And I’d also be sure to give my kids a whole life policy and lock in a low, healthy person rate, before they were old enough to need a medical exam. Never know what health issues they might have come up later in life, making it impossible to get term life insurance for their kids, at least the whole life could provide some coverage.

  3. Des says:

    I used to think they same way about credit cards vs. cash. Every time I had cash it would end up in the vending machine at work. So, of course, I assumed that switching to paying with cash would cause me to spend more. I WAS SO WRONG! Here’s what happened:

    My hubby and I decided to give cash a try. We each got our own spending money, knowing we would receive no more until the next payday (every two weeks). I spent it like I always had…and ran out 5 days in. Those next 9 days of not having ANY money were very hard. I was so used to being able to just put what I wanted on a card and pay it off the next payday (we never carry a balance). But it was seeing the money physically leave, and the experience of running out and being forced to wait for what I wanted that re-shaped my spending habits. We were already pretty good (no debt, etc.) but we didn’t realize how far we had to go until we gave cash a try. It it not an exaggeration to say it was life changing. It may not seem like cash is any different than credit cards, but it REALLY IS!

    If you’ve tried it and it didn’t work for you, more power to you. But don’t knock it till you’ve given it a real shot (as in, more than just a couple months).

  4. Derek says:

    It’s much harder for me to keep track of cash than debit/credit cards. I think the envelope system is a bit silly so when I think I’ll need cash, I grab some from the ATM and spend it willy nilly, not writing down what went where. My bank keeps track of all that for me when I use a debit card.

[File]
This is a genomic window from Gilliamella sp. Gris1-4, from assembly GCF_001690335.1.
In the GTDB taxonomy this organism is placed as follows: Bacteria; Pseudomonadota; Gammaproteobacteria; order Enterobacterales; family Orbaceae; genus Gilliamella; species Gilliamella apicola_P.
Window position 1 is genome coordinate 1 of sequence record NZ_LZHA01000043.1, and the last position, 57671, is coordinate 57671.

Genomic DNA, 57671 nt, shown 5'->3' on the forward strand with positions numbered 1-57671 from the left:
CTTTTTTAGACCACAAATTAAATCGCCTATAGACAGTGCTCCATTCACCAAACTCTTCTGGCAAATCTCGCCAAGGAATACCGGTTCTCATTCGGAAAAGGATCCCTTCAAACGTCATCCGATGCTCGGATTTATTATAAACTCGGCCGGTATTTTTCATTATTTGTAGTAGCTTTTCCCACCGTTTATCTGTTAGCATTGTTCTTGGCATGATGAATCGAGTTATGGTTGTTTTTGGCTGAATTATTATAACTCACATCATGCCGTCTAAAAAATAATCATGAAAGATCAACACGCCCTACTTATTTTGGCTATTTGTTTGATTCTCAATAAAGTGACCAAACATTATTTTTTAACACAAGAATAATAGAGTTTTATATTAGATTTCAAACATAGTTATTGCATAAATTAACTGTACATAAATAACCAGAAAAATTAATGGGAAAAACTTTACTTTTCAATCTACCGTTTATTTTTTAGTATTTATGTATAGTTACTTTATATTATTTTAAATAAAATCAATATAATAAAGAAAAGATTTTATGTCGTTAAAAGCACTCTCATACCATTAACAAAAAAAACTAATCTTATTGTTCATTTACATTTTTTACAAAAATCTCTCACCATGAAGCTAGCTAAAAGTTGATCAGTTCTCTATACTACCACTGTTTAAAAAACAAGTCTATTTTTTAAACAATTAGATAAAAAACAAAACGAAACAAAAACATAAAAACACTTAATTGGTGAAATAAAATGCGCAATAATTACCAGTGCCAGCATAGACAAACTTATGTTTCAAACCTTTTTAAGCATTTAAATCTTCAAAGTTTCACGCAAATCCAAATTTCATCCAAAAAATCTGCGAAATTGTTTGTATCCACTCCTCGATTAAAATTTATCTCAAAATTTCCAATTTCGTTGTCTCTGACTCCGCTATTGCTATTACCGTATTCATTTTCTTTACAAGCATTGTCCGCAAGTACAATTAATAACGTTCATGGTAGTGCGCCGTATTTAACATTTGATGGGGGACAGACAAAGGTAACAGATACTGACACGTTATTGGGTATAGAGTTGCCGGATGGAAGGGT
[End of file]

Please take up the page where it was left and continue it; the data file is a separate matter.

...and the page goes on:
I think Dave’s book is excellent for newbie personal finance stuff but when you’ve got things under control, you need to re-evaluate his feelings on things (especially religion, imo) and do what works best for you.

  5. A.M.B.A. says:

    Using a debit card, for me, is very similar to the feeling of using a credit card. It’s not “real” money. I need to see the money pile decrease to keep me on track. I usually only use the debit card to get my monthly cash allotment from the ATM and every monthly reoccurring bill is on auto pay. For me, cash is king.

    A.M.B.A.

  6. kitty says:

    I certainly don’t spend any more on credit that I do on cash for the simple reason that I think whether I want to spend the MONEY before I get my credit card out of my pocket. I think much less about cash. Given that I am not in debt and have a sizeable net worth is proof enough that I don’t ovespend.

    I’ve travelled to places that take credit cards as well as places that don’t take them. I spend more in cash-only countries on little things – maybe because each indidual thing I buy is cheaper there, I don’t know. I do know that even in credit card countries I don’t make any decisions based on whether I can charge it or not: I’ll choose a restaurant that doesn’t take credit cards over the one that does every time if the former has better prices, is frequented by local and has acceptable food. I tend to spend all of the cash I get out of ATMs, but I am very mindful of the bill I’ll get when I get back home every time I think about taking my card out of my wallet.

    But… IMHO – this is all personal. Some people spend more with cards, other don’t. Statistics talks about averages not about individuals and people who carry balances affect these averages a lot.

    As to Ramsey – I’ve been doing fine without him until now, and as I have no debt and don’t see him as any kind of financial expert, I don’t intend to read him.

  7. Sandy E. says: